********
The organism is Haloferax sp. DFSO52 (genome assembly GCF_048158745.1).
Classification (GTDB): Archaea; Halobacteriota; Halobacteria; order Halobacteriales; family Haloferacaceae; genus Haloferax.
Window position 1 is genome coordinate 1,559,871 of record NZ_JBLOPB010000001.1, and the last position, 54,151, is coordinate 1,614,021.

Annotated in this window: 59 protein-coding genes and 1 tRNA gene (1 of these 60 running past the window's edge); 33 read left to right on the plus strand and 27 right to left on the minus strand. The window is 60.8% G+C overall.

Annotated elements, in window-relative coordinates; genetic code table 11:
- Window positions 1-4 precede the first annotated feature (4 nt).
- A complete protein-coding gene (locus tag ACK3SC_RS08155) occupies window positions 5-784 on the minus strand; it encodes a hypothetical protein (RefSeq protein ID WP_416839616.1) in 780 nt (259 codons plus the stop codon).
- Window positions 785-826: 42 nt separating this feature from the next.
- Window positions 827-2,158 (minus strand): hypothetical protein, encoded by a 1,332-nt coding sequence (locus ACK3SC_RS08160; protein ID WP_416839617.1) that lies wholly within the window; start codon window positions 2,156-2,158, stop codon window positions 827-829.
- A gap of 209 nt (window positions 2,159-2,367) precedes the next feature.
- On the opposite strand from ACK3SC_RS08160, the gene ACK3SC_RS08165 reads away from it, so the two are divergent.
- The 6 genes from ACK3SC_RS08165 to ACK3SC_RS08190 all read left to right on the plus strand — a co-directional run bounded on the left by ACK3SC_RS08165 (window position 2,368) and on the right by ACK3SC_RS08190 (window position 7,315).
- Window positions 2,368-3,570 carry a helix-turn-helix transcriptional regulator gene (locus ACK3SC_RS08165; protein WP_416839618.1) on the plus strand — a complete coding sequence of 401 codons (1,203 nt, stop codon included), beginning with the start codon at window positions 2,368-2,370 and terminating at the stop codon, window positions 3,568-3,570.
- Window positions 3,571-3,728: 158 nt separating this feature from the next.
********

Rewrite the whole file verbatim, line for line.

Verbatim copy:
The organism is Haloferax sp. DFSO52 (genome assembly GCF_048158745.1).
Classification (GTDB): Archaea; Halobacteriota; Halobacteria; order Halobacteriales; family Haloferacaceae; genus Haloferax.
Window position 1 is genome coordinate 1,559,871 of record NZ_JBLOPB010000001.1, and the last position, 54,151, is coordinate 1,614,021.

Annotated in this window: 59 protein-coding genes and 1 tRNA gene (1 of these 60 running past the window's edge); 33 read left to right on the plus strand and 27 right to left on the minus strand. The window is 60.8% G+C overall.

Annotated elements, in window-relative coordinates; genetic code table 11:
- Window positions 1-4 precede the first annotated feature (4 nt).
- A complete protein-coding gene (locus tag ACK3SC_RS08155) occupies window positions 5-784 on the minus strand; it encodes a hypothetical protein (RefSeq protein ID WP_416839616.1) in 780 nt (259 codons plus the stop codon).
- Window positions 785-826: 42 nt separating this feature from the next.
- Window positions 827-2,158 (minus strand): hypothetical protein, encoded by a 1,332-nt coding sequence (locus ACK3SC_RS08160; protein ID WP_416839617.1) that lies wholly within the window; start codon window positions 2,156-2,158, stop codon window positions 827-829.
- A gap of 209 nt (window positions 2,159-2,367) precedes the next feature.
- On the opposite strand from ACK3SC_RS08160, the gene ACK3SC_RS08165 reads away from it, so the two are divergent.
- The 6 genes from ACK3SC_RS08165 to ACK3SC_RS08190 all read left to right on the plus strand — a co-directional run bounded on the left by ACK3SC_RS08165 (window position 2,368) and on the right by ACK3SC_RS08190 (window position 7,315).
- Window positions 2,368-3,570 carry a helix-turn-helix transcriptional regulator gene (locus ACK3SC_RS08165; protein WP_416839618.1) on the plus strand — a complete coding sequence of 401 codons (1,203 nt, stop codon included), beginning with the start codon at window positions 2,368-2,370 and terminating at the stop codon, window positions 3,568-3,570.
- Window positions 3,571-3,728: 158 nt separating this feature from the next.